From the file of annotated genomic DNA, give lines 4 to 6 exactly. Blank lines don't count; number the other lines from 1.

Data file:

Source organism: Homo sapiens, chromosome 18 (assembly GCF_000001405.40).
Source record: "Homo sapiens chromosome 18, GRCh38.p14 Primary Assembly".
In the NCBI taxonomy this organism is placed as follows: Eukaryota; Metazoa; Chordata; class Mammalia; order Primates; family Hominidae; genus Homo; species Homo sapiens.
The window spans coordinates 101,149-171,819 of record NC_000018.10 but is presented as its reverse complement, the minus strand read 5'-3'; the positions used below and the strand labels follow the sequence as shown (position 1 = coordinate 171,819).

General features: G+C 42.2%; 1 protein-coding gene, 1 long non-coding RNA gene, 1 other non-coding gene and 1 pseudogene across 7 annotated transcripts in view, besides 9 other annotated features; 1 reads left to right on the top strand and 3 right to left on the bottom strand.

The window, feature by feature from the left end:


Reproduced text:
The window spans coordinates 101,149-171,819 of record NC_000018.10 but is presented as its reverse complement, the minus strand read 5'-3'; the positions used below and the strand labels follow the sequence as shown (position 1 = coordinate 171,819).

General features: G+C 42.2%; 1 protein-coding gene, 1 long non-coding RNA gene, 1 other non-coding gene and 1 pseudogene across 7 annotated transcripts in view, besides 9 other annotated features; 1 reads left to right on the top strand and 3 right to left on the bottom strand.

The window, feature by feature from the left end: